An excerpt from Parenting in Perspective: Timeless Wisdom, Modern Applications by Rabbi Barry Kislowicz
Some families are blessed with child after child who makes them proud. Others seem to struggle with their children at every turn. What separates the one from the other? Genetics? Providence? Dumb luck?
There is one in every community. That family you see in the hallways at school or in the checkout line at the supermarket. We will call ours the Abram family.
David Abram is a successful lawyer who is a partner in a small firm in town. Sara Abram is an occupational therapist working at a seniors living facility. They have both volunteered at the shul and JCC, and Mr. Abram is currently the school board’s treasurer. All in all, they are similar to most of the families in your community. Yet somehow, while most of us are struggling with our kids, they turn out child after child who is the envy of the community.
It’s not that their kids are brilliant, or that they are the stars of every varsity team. It’s that everyone knows the Abram kids are good kids. They are the kids who will say good morning to you or offer to help you with whatever you are doing. They are the kids who enjoy sitting next to their parents in synagogue. They are the kids who seem to have forgotten about the teenage rebellion stage that your kids are putting you through right now.
Mr. Smithson, the school maintenance man, pulled Mrs. Abram aside at pickup time one afternoon to talk about her middle school son. Mr. Smithson does not typically conduct parent-teacher conferences, so the meeting caused a few inquisitive heads to turn. The story? Earlier that day, a middle school student had spilled his bag of chips in the hallway. Like any normal middle schooler, he kept right on walking. The other students he was with kept walking, too. Except one. Jonny Abram stopped in the middle of the hallway to pick up the chips. He was still there when maintenance arrived to sweep up the spill, and Jonny kept right on helping.
No one is quite sure how the Abrams do it. Especially that other family down the road. We’ll call them the Steins. Dan Stein owns a growing medical practice in town. He is deeply involved in the community and is the president of the local shul. Debbie Stein is an associate at a marketing firm. The Steins are a typical family in the community, and their children are somewhat typical as well.
Rachel, the Stein’s 12-year-old, just had her bat mitzvah. She dutifully worked with her tutor to prepare a speech about being kind to others, and she put some effort into the project she had chosen: knitting scarves to donate to a local men’s shelter. When the time finally came to celebrate, Rachel read her speech beautifully.
The Steins wanted to feel only pride in their daughter. They could not help noticing, though, that while Rachel prepared a wonderful speech about kindness, the lesson seemed to have disappeared when it came time to invite all the girls in her class to her bat mitzvah. It took the Steins days of fighting to convince their daughter not to exclude anyone. But once all the girls were at the party, Rachel had found a way to arrange the table so that only her own clique had any chance of talking to her.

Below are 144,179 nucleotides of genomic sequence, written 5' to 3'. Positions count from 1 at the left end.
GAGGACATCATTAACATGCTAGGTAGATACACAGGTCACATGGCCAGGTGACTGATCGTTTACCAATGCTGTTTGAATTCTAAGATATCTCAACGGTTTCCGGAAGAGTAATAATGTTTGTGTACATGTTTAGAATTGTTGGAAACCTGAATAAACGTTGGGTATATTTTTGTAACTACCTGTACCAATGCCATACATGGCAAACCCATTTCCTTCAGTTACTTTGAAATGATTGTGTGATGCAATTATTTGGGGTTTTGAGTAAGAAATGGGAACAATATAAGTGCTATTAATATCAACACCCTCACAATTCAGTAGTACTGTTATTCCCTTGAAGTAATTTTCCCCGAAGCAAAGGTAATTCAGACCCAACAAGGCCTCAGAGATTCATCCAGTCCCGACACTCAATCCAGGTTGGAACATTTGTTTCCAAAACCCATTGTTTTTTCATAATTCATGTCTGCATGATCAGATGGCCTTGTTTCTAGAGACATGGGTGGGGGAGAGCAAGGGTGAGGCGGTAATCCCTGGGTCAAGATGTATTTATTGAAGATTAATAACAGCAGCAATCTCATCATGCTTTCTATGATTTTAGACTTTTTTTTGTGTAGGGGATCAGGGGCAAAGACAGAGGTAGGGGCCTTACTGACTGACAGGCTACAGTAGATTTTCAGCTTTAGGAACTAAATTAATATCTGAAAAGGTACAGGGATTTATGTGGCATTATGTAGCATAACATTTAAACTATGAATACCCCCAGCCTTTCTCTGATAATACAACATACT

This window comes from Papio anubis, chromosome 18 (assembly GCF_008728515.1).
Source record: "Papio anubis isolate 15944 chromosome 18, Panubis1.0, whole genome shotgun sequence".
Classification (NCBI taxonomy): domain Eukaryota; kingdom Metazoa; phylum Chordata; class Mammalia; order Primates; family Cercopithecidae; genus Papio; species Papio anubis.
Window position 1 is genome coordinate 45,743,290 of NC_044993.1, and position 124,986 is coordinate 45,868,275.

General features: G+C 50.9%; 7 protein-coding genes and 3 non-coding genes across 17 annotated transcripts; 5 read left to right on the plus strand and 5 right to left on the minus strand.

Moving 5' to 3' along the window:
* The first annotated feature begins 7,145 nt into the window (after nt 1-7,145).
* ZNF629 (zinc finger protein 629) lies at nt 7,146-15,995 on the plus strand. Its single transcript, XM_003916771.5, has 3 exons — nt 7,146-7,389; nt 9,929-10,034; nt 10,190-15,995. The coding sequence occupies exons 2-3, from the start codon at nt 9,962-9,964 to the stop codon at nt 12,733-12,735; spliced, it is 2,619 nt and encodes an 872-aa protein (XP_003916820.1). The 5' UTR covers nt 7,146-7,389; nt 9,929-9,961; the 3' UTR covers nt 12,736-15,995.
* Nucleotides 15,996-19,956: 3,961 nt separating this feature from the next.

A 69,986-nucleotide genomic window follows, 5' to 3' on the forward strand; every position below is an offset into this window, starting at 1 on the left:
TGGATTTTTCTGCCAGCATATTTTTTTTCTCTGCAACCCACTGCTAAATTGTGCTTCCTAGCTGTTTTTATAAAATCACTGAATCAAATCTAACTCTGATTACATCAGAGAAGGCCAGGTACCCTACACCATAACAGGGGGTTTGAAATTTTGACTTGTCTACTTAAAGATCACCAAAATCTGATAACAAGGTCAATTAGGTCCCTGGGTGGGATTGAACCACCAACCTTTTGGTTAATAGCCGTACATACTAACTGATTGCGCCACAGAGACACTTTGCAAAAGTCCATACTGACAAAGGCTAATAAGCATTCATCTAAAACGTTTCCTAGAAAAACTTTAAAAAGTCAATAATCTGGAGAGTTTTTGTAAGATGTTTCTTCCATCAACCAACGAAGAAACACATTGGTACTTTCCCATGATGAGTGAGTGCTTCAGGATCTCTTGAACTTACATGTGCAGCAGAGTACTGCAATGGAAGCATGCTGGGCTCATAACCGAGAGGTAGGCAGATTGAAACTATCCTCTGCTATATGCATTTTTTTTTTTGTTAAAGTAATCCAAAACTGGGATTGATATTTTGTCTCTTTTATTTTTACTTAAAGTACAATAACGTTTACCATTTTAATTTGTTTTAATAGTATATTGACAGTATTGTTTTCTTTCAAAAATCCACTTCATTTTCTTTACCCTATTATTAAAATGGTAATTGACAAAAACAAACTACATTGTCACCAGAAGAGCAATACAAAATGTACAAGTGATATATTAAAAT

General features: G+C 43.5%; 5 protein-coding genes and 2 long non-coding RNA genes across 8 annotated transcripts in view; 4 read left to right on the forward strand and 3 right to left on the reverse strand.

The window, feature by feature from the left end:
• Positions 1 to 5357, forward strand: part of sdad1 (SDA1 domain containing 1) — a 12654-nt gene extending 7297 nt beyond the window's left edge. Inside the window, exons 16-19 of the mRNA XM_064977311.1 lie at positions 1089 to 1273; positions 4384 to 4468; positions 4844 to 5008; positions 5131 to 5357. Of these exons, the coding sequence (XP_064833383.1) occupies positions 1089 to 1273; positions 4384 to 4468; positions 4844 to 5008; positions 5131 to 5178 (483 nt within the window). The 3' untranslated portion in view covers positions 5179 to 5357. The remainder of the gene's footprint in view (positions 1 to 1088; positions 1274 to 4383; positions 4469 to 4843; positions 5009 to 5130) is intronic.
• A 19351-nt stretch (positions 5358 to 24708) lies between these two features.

Routine 12-year-old behaviour? Absolutely. But the Steins had hoped for so much more from their daughter on her big day. The Steins ended the bat mitzvah as they ended too many days with their children, wondering if all parents feel quite like this.
Both the Steins and the Abrams love their children, and both believe that their children are at the centre of the family’s life. The key distinction between the two is how they understand what it means to truly put children at the centre.
What the Abrams understand, and what the Steins unfortunately miss, is that all that we pour into our children will fall flat if we make the mistake of seeing them as passive objects at the centre of our lives.
To place children at the centre in a meaningful way, we must view them not as objects in our lives but as the subjects of their own. Our role is not to offer instruction and criticism to the lead actors until they get the scene right. The successful parent is more stagehand than director, understanding that the task is to carefully construct the environments and relationships of which their child is the centre.
The Abrams see their children as independent individuals who are the central actors in their own lives. Lives which they are privileged to support, inspire and sustain as their parents, but lives which, in the final analysis, are fundamentally independent. They realize that they cannot simply direct or control their children. Rather, they must understand who their children are today so that they enable them to grow toward the future. This fundamental understanding guides parenting decisions ranging from bar mitzvah planning to school choices.
It is what sets families like the Abrams apart and allows their children to flourish.
Adapted from Parenting in Perspective: Timeless Wisdom, Modern Applications by Rabbi Barry Kislowicz, published by Maggid Books.
Rabbi Barry Kislowicz has spent the last decade serving the Jewish community in Cleveland, Ohio, as the head of Fuchs Mizrachi School. He holds rabbinic ordination from Yeshiva University and a doctorate in education from Columbia University Teachers College.